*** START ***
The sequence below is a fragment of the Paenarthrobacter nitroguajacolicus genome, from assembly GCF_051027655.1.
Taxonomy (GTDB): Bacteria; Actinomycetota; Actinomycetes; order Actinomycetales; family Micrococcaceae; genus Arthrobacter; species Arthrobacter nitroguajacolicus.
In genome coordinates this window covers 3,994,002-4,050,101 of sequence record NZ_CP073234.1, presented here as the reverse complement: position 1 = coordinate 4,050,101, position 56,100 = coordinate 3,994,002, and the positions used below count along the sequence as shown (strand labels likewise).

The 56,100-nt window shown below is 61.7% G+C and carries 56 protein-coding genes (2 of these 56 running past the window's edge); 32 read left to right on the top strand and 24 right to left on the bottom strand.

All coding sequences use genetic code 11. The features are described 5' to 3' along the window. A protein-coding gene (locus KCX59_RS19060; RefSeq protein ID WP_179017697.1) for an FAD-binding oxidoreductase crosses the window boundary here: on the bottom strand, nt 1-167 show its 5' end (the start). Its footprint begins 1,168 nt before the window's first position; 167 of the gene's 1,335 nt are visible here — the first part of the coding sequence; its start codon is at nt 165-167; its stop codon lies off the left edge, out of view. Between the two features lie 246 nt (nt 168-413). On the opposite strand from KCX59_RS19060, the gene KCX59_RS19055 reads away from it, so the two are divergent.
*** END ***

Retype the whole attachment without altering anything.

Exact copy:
The sequence below is a fragment of the Paenarthrobacter nitroguajacolicus genome, from assembly GCF_051027655.1.
Taxonomy (GTDB): Bacteria; Actinomycetota; Actinomycetes; order Actinomycetales; family Micrococcaceae; genus Arthrobacter; species Arthrobacter nitroguajacolicus.
In genome coordinates this window covers 3,994,002-4,050,101 of sequence record NZ_CP073234.1, presented here as the reverse complement: position 1 = coordinate 4,050,101, position 56,100 = coordinate 3,994,002, and the positions used below count along the sequence as shown (strand labels likewise).

The 56,100-nt window shown below is 61.7% G+C and carries 56 protein-coding genes (2 of these 56 running past the window's edge); 32 read left to right on the top strand and 24 right to left on the bottom strand.

All coding sequences use genetic code 11. The features are described 5' to 3' along the window. A protein-coding gene (locus KCX59_RS19060; RefSeq protein ID WP_179017697.1) for an FAD-binding oxidoreductase crosses the window boundary here: on the bottom strand, nt 1-167 show its 5' end (the start). Its footprint begins 1,168 nt before the window's first position; 167 of the gene's 1,335 nt are visible here — the first part of the coding sequence; its start codon is at nt 165-167; its stop codon lies off the left edge, out of view. Between the two features lie 246 nt (nt 168-413). On the opposite strand from KCX59_RS19060, the gene KCX59_RS19055 reads away from it, so the two are divergent.